One of the unfortunate characteristics of our generation is that we have tended to live highly structured lives. Those of us born in the 1980s, who spent their twenties in the transitional era of the early 2000s, amidst the violent cacophony of the two Bush Wars, have experienced at least some shared sense of structure to our lives.
The typical life of an upper-middle class son or daughter born in Canada during that generation would go something like this: a childhood spent in public schools, with no lack of activities in which to immerse oneself (soccer, piano, theater, etc.). Then high school hits, with its swirl of hormonal desire combined with the looming pressure of standardized tests. It is generally here that the adolescent learns the rhythms of capitalist work-time: school during the day, nights filled with study and ever more structured activities.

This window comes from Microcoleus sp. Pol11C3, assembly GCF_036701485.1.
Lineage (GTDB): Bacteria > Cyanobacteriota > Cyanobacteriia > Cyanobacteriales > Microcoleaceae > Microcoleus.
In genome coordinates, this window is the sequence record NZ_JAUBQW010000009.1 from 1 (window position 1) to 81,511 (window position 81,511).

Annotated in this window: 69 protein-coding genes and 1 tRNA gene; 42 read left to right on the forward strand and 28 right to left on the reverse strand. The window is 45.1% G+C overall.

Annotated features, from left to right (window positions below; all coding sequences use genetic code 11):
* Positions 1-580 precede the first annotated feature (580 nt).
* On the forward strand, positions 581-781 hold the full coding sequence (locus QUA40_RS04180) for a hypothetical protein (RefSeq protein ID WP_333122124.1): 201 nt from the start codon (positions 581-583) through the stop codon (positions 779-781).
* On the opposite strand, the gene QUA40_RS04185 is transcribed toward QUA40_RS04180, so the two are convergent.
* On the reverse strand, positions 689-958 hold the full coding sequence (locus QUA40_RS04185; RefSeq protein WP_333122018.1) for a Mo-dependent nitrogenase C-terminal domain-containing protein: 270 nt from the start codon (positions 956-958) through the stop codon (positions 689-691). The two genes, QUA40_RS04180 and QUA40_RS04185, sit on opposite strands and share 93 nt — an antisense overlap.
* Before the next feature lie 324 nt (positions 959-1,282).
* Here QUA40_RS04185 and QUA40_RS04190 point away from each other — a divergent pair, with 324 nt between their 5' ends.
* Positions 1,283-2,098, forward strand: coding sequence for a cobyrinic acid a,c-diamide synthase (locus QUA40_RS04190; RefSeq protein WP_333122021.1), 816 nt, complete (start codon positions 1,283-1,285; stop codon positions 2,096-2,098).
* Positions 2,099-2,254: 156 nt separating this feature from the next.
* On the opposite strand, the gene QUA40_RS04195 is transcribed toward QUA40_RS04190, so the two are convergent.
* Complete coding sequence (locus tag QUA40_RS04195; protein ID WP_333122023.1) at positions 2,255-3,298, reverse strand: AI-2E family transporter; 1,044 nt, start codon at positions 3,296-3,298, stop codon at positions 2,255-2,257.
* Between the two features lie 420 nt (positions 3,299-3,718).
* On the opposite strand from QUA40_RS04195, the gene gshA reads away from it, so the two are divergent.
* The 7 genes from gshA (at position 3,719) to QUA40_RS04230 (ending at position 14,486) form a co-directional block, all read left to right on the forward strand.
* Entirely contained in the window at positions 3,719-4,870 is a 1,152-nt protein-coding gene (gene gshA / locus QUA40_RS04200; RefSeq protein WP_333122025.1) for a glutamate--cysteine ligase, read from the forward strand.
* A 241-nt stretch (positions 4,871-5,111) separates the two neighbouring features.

If the student is lucky he or…
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